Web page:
Monday, December 8, 2014

Searching For God in the Sixties - Dr. Dave Williams Part 5 - Death Literal and Spiritual

Welcome to Part 5 (Death Literal and Spiritual) of our 6 part series with Dr. Dave Williams, author of  Searching For God in the Sixties. Each part is being presented on Mondays. Dr. Dave is making himself available to answer questions in the comments section.

Part 1 - Part 2 - Part 3 - Part 4 - Part 6


Manson's message then to the hippies he picked up along the road was one they were ready to hear, that the rational world they had dropped out of was false and that new possibilities existed once they broke free of that mindset. "People only love each other in books," he said, "you can't love each other in reality because you're all trapped in books, locked up in wars. You are all locked up in the second world war…. I'm trying to unlock that war." As the war raged in Vietnam, with the generals and politicians all projecting Hitler's invasion of Poland onto Ho Chi Minh, this made sense. With segregation still rampant in the south, racism a curse throughout the nation, the cities burning in yearly riots, leaders assassinated, nuclear Armageddon threatened, the need to break away from the old games and enter a new dispensation seemed clear.

Manson's songs are perhaps the best example of this message. "Look at your game girl," the song that Axl Rose made infamous, is Manson trying to convince a young girl that it is all "a mad delusion,/ living in that confusion./Frustration and doubt./Can you ever live without your game?" So everything she is is a game, and she needs to realize that "You can tell those lies baby, but you're only fooling you." Every adolescent, every human being, has doubts which reach far into the soul. In the Sixties, a whole generation going through an intense identity crisis, faced doubts about the game we had all been taught. Manson's message was not unique, but communicated one on one to young, uneducated drop outs it came across as cosmically original.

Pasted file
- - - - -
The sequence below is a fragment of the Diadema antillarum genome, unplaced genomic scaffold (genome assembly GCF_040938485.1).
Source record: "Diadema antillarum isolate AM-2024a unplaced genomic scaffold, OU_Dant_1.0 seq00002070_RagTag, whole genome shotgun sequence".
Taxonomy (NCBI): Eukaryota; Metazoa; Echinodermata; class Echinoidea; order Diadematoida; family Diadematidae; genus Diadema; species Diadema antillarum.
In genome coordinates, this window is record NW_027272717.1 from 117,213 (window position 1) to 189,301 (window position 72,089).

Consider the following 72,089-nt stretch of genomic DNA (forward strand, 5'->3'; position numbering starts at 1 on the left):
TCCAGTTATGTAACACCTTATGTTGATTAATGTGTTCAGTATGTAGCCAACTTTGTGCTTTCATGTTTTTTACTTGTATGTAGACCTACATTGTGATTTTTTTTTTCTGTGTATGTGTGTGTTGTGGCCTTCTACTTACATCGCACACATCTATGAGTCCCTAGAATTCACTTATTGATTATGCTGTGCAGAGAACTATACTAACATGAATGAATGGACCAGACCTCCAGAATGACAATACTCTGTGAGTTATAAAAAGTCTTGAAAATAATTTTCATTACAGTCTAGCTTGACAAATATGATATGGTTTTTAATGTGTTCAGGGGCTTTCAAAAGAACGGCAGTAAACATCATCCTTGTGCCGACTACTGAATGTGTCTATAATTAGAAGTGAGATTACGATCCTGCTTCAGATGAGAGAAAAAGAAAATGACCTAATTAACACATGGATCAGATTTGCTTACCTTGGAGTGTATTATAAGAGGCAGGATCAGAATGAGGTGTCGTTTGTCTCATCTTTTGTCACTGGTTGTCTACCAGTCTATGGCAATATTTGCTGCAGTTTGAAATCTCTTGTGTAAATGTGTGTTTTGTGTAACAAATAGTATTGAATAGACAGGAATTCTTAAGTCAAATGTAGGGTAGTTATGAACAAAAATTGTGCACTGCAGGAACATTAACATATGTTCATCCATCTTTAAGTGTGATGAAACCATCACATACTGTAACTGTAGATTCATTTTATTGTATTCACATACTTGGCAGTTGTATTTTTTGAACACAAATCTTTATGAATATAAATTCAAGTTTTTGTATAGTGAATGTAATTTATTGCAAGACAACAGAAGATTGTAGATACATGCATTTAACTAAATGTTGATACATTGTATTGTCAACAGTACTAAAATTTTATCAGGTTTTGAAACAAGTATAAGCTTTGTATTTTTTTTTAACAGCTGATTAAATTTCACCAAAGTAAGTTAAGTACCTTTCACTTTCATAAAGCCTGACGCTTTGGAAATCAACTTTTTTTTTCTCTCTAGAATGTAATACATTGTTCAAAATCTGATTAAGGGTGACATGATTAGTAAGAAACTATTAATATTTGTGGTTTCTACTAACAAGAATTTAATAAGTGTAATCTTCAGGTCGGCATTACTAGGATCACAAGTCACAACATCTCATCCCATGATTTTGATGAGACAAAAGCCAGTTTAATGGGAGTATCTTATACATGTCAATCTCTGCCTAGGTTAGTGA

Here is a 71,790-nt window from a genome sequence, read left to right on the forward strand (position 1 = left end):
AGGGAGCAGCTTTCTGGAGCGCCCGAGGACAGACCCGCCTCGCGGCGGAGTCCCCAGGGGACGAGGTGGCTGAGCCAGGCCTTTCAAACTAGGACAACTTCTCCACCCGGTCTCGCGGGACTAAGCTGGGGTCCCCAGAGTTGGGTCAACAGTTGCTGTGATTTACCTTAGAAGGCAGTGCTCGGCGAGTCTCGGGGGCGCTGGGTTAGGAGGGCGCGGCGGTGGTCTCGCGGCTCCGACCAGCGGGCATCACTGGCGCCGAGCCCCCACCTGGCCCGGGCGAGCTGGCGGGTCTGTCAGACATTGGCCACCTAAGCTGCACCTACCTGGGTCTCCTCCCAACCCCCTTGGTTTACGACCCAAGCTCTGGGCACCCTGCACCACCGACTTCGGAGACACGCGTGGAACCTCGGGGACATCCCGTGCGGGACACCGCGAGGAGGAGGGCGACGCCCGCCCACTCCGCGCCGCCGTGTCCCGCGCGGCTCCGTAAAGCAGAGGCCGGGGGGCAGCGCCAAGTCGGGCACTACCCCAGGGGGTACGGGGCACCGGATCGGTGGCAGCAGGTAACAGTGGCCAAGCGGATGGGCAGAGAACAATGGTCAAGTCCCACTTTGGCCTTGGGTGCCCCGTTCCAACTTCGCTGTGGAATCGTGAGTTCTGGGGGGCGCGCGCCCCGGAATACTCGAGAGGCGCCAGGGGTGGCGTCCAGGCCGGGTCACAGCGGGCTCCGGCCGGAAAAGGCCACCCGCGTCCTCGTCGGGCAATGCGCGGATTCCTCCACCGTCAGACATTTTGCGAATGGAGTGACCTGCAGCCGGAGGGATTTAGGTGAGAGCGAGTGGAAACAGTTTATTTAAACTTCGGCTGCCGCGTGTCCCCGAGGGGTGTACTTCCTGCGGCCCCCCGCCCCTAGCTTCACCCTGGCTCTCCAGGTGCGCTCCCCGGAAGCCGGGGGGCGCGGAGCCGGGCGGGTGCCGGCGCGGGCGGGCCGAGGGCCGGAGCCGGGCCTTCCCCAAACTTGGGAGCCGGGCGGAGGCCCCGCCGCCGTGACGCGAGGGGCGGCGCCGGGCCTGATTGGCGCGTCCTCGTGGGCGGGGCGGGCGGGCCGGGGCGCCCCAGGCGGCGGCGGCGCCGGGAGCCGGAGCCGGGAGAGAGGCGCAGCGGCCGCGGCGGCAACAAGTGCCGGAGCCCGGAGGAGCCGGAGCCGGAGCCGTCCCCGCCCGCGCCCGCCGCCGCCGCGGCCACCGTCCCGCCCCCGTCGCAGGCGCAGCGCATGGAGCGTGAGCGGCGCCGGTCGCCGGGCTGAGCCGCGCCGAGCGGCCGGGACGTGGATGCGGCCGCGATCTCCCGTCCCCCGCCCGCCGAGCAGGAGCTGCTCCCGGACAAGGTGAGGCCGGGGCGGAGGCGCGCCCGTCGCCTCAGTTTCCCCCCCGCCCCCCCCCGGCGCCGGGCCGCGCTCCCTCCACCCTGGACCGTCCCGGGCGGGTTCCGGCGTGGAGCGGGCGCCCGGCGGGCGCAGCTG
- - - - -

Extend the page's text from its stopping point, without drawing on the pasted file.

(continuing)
One other song, "Ego is a too much thing," also brings down to a basic level a complex idea which was very much part of the mindset of the era. They have placed rationality, your reason, Blake's Urizen, in control, and shoved all the love into the back, "And they call it your subconscious." The computer up front demands to be in control; it demands to be accepted as you. It "makes you want to jump on a band and fight,/And you can't stand not to be right." It makes you "afraid you are gonna act like a clown/And you get mad when somebody puts you down." The answer to the problem of ego being a "too much thing", is to lose your ego: "Your certainty turns to doubt/And then you start flipping out,/And then you ease on out of your mind."

To lose one's ego is to lose one's common sense view of the world, to leave rationality behind. Included in all that is whatever social construct one was brought up to believe, be it Mormon Republicanism or Jewish liberalism or Roman Catholicism or scientific atheism. It does not matter. Each and every world view, conservative or radical, is just another world view, just another game. This anti-rationality therefore lends itself very easily to relativism, to the idea that all belief systems are equally valid, or invalid, but equally whatever value systems are. They are all "just games." Or as Manson once succinctly summed up the spirit of relativism, "Shit's like sugar to flies."